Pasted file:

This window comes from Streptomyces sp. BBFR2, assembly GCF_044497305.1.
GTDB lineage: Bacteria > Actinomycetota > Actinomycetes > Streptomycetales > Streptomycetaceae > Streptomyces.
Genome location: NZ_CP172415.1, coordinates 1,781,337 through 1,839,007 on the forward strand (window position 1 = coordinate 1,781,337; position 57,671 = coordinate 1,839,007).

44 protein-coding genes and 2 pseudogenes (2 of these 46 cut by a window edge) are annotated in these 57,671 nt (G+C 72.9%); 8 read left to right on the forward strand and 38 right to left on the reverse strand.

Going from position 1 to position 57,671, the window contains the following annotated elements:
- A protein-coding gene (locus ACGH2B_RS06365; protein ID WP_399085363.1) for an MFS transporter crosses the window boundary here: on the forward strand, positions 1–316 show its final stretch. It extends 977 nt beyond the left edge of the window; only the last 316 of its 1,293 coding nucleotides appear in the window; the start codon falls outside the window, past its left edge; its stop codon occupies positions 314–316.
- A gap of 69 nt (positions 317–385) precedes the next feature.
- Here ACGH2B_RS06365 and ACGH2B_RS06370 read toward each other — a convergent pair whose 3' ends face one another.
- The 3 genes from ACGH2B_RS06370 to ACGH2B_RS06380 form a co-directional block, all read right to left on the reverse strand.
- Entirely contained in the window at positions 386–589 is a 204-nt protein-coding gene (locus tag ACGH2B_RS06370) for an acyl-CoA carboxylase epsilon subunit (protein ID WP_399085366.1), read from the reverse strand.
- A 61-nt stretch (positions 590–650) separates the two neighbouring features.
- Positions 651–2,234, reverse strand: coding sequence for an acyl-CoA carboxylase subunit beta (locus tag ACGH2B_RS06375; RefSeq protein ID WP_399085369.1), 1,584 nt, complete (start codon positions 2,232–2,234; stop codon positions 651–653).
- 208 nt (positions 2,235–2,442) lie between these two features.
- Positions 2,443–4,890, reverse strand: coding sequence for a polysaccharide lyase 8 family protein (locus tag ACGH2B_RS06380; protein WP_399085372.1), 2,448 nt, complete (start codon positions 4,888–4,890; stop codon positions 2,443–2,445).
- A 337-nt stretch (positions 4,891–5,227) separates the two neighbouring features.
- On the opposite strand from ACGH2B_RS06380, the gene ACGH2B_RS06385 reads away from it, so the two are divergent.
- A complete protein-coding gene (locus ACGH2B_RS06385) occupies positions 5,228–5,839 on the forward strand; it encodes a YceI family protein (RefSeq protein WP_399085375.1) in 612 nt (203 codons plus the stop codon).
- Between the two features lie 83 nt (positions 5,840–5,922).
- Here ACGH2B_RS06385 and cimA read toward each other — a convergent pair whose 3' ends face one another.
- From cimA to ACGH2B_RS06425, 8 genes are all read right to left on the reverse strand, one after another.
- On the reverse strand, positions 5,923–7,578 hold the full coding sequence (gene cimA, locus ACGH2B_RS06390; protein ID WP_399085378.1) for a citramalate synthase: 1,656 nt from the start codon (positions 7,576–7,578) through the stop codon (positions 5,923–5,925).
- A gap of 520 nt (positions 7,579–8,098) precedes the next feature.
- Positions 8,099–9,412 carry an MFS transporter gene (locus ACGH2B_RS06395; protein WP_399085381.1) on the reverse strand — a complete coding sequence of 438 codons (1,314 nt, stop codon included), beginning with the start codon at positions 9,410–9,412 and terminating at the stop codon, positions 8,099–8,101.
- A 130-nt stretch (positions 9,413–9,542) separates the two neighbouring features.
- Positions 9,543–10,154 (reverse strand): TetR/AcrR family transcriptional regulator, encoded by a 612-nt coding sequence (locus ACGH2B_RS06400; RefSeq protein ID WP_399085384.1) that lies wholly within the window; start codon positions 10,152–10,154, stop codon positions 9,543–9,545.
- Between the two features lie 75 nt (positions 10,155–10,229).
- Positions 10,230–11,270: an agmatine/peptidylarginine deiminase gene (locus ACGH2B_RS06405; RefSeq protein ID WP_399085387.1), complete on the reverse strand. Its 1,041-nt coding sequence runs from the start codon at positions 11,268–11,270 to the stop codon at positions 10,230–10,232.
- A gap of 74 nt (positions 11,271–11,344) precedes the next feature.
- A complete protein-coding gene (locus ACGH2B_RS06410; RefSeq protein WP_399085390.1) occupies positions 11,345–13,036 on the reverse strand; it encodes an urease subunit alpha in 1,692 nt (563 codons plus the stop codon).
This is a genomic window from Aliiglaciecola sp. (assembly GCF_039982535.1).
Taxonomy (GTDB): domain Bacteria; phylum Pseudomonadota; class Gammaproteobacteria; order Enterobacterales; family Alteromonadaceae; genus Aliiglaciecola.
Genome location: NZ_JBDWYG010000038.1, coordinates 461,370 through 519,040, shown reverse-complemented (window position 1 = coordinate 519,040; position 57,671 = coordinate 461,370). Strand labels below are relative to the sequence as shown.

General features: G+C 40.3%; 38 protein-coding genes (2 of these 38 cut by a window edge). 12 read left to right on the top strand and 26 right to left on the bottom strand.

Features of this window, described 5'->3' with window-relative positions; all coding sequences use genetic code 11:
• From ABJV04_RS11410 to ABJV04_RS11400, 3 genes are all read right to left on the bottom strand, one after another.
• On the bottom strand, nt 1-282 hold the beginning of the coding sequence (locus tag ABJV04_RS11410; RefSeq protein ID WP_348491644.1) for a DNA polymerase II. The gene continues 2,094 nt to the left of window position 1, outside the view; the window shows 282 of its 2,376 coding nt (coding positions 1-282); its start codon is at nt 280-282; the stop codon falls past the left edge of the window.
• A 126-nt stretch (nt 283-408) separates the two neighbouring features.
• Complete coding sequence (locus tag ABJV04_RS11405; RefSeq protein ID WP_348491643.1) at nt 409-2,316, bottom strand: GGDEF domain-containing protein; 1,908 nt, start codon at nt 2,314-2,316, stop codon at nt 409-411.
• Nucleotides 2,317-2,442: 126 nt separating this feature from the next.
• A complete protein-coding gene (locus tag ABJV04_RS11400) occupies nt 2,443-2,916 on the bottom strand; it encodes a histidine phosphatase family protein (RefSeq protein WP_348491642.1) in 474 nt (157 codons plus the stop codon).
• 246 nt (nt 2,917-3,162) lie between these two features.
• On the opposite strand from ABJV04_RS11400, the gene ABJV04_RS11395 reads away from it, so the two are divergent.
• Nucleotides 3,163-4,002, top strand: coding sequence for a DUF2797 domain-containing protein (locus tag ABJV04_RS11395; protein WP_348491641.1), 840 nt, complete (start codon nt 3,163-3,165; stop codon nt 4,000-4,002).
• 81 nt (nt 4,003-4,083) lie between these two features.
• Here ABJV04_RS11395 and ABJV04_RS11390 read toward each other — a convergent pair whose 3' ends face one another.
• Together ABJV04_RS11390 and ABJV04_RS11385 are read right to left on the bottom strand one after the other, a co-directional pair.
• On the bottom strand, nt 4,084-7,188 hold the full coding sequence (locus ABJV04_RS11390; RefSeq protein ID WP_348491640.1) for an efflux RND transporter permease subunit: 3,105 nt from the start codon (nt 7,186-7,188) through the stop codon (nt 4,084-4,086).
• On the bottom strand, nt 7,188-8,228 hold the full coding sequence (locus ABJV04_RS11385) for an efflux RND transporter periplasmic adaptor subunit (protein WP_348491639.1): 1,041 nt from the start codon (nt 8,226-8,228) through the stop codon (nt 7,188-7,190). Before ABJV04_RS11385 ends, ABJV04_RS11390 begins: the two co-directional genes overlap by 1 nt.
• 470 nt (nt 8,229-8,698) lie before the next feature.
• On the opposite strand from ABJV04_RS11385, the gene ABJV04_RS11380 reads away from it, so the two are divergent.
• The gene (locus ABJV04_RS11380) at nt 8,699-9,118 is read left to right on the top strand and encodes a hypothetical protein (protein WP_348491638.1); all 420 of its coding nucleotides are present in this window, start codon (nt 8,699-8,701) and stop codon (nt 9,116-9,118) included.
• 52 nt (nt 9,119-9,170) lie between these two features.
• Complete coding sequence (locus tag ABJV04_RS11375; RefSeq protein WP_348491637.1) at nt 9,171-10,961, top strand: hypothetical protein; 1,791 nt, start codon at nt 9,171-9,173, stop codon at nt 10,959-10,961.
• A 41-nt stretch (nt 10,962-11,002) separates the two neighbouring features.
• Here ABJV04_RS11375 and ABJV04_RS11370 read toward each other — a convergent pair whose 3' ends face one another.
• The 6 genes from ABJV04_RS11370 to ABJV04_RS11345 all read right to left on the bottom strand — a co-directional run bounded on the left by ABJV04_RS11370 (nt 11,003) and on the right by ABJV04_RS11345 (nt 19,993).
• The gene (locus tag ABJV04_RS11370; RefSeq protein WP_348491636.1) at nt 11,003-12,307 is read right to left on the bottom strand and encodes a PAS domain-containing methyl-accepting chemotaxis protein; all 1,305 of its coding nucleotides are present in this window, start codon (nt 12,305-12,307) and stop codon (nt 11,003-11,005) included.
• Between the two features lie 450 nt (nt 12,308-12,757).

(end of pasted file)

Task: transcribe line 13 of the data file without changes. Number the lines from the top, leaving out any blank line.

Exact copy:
- 208 nt (positions 2,235–2,442) lie between these two features.